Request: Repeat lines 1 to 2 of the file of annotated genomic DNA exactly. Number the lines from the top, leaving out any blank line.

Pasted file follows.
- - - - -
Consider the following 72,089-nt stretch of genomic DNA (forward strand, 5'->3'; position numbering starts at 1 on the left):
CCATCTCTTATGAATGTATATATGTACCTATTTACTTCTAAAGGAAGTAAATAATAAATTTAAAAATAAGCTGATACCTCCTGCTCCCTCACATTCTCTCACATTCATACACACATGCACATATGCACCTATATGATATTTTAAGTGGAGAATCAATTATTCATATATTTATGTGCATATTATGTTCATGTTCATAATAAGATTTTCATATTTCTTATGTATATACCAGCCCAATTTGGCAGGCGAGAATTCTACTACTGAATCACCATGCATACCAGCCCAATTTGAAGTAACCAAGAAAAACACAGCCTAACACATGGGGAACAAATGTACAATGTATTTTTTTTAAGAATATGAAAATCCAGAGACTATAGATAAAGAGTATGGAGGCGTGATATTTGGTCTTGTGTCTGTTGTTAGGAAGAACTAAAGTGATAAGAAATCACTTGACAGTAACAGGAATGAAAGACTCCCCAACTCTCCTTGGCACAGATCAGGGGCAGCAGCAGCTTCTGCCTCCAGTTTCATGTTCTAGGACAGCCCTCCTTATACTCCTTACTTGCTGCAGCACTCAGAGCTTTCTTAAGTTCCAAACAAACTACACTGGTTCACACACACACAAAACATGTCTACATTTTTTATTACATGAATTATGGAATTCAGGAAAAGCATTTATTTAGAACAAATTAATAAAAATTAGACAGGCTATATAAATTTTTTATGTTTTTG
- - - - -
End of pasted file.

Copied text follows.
Consider the following 72,089-nt stretch of genomic DNA (forward strand, 5'->3'; position numbering starts at 1 on the left):
CCATCTCTTATGAATGTATATATGTACCTATTTACTTCTAAAGGAAGTAAATAATAAATTTAAAAATAAGCTGATACCTCCTGCTCCCTCACATTCTCTCACATTCATACACACATGCACATATGCACCTATATGATATTTTAAGTGGAGAATCAATTATTCATATATTTATGTGCATATTATGTTCATGTTCATAATAAGATTTTCATATTTCTTATGTATATACCAGCCCAATTTGGCAGGCGAGAATTCTACTACTGAATCACCATGCATACCAGCCCAATTTGAAGTAACCAAGAAAAACACAGCCTAACACATGGGGAACAAATGTACAATGTATTTTTTTTAAGAATATGAAAATCCAGAGACTATAGATAAAGAGTATGGAGGCGTGATATTTGGTCTTGTGTCTGTTGTTAGGAAGAACTAAAGTGATAAGAAATCACTTGACAGTAACAGGAATGAAAGACTCCCCAACTCTCCTTGGCACAGATCAGGGGCAGCAGCAGCTTCTGCCTCCAGTTTCATGTTCTAGGACAGCCCTCCTTATACTCCTTACTTGCTGCAGCACTCAGAGCTTTCTTAAGTTCCAAACAAACTACACTGGTTCACACACACACAAAACATGTCTACATTTTTTATTACATGAATTATGGAATTCAGGAAAAGCATTTATTTAGAACAAATTAATAAAAATTAGACAGGCTATATAAATTTTTTATGTTTTTG